Is Texas a No-Fault Divorce State?
Texas allows for both fault and no-fault divorces. When filing a no-fault divorce, you do not need to argue that your spouse was responsible for the breakdown of the marriage. You must only state that you have irreconcilable differences and that there is little chance of reconciliation.
If you file for divorce based on the grounds that your spouse was at fault, you must prove your accusations. You can file a fault-based divorce if you were subjected to cruelty during the marriage if your spouse committed adultery, or if your spouse is a convicted felon. You can also file a fault-based divorce if your spouse abandoned you for more than one year, if you lived apart from your spouse for at least three years, or if your spouse was confined in a mental facility for at least three years and there is little chance of improvement in their health.
When filing a fault divorce, it can have an impact on your case. For example, a judge may consider that your spouse had an affair and spent marital funds on their infidelity. That can help you secure a better settlement during asset division hearings. It is important to note though, that fault divorces have an increased likelihood for disputes, which means they can take longer and will likely cost you more in the end.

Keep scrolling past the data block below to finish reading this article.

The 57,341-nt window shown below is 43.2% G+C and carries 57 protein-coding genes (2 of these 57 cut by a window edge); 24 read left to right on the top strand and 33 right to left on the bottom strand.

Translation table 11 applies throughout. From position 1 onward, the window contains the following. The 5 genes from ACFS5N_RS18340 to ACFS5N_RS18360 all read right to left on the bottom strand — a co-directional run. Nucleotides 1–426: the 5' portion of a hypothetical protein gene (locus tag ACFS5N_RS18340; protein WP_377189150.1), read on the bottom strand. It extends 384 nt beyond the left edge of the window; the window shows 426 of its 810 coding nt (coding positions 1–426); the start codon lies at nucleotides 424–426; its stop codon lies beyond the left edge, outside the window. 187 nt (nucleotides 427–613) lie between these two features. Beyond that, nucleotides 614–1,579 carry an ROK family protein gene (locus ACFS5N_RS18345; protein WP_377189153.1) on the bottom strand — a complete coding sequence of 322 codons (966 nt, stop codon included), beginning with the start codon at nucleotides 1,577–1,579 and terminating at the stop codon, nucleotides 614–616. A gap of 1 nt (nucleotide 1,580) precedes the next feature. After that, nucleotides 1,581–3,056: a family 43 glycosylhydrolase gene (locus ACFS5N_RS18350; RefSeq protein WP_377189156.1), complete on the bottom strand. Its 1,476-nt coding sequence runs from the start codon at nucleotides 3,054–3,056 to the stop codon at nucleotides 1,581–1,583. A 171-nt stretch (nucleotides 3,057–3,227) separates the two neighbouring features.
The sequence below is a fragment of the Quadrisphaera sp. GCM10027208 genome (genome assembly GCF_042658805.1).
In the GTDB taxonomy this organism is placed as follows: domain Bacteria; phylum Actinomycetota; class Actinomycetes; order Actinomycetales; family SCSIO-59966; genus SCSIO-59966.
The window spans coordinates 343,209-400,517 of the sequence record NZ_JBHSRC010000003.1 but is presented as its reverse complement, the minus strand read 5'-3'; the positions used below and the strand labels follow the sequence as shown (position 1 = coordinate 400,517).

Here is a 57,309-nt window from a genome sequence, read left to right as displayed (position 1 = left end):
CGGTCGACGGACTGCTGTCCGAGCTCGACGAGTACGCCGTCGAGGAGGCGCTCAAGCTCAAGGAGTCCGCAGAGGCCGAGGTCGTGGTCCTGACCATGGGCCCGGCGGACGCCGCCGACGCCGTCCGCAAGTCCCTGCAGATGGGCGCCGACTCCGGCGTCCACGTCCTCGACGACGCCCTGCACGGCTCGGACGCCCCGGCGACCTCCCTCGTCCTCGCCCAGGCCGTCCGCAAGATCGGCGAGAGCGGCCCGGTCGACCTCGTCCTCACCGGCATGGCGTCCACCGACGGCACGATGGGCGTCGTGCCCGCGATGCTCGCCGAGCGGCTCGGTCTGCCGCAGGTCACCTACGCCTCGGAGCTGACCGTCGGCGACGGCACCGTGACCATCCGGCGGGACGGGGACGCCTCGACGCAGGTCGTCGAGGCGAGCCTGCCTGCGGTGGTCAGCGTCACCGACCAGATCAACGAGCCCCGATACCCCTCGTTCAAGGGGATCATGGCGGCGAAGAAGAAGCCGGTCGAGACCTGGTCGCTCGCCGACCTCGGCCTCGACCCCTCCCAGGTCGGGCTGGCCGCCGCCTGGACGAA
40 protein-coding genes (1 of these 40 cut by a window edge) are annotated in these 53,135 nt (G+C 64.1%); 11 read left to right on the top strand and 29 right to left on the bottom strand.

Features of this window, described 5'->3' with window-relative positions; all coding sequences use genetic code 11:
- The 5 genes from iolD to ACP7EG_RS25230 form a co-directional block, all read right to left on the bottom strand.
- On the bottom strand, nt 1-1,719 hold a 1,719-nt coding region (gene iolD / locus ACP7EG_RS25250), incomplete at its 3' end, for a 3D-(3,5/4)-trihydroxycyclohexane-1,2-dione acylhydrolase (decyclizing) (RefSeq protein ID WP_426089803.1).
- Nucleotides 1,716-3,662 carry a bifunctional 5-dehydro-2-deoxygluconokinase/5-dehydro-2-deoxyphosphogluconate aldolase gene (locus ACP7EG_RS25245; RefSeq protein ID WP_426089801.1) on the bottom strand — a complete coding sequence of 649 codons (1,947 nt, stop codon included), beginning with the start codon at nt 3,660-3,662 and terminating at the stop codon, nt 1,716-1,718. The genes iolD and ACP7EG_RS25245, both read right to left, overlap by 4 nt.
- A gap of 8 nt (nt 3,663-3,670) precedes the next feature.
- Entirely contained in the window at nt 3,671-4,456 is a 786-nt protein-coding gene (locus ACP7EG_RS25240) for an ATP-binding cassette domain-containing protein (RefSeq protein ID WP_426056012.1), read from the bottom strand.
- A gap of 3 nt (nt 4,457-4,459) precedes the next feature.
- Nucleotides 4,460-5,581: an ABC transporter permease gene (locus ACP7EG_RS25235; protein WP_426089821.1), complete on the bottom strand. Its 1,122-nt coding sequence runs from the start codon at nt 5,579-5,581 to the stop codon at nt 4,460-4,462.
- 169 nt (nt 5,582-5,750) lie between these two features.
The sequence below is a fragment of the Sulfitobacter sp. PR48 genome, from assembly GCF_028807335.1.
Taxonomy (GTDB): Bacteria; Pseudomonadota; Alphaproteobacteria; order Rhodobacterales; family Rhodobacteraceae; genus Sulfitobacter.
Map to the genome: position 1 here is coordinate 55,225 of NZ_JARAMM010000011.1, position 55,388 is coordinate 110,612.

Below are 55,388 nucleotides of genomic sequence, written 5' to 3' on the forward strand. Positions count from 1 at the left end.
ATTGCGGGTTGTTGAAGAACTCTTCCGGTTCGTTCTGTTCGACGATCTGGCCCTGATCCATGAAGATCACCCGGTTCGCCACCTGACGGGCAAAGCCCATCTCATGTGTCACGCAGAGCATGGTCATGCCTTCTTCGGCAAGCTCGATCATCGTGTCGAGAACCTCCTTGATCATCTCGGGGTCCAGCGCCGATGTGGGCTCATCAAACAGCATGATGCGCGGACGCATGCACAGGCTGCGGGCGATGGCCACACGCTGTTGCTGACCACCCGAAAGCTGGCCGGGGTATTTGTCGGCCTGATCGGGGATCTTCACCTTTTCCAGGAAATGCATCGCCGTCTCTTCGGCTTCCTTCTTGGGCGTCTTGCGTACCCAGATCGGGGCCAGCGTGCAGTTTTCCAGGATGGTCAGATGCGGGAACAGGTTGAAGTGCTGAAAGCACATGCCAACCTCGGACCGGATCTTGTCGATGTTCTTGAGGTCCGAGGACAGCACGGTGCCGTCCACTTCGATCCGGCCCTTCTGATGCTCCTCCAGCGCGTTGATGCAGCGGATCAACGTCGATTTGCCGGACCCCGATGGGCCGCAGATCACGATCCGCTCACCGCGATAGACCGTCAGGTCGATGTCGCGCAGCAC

The Divorce Process in Frisco
Divorce is an emotional process, but it is also a legal one. It is important to be prepared for the process so you know what to expect. The divorce procedure in Frisco will typically consist of the following steps:
- The Original Petition for Divorce: One spouse will file the Original Petition for Divorce with the court. The divorce papers, including the petition, are then served to the other spouse, known as the respondent. Respondents must be personally served with the divorce papers unless they have legally waived this right.
- Temporary restraining orders: The spouse that filed the petition can ask the court to issue a temporary restraining order. The order can require that no assets are sold or transferred before asset division hearings, and it can also require the spouses to remain civil with each other and refrain from threatening or harassing tactics. If a temporary restraining order is issued, the court must set a date 14 days after the issuance of the original order to determine if the judge should remove the order. At this time, the court may also issue a temporary injunction against each party.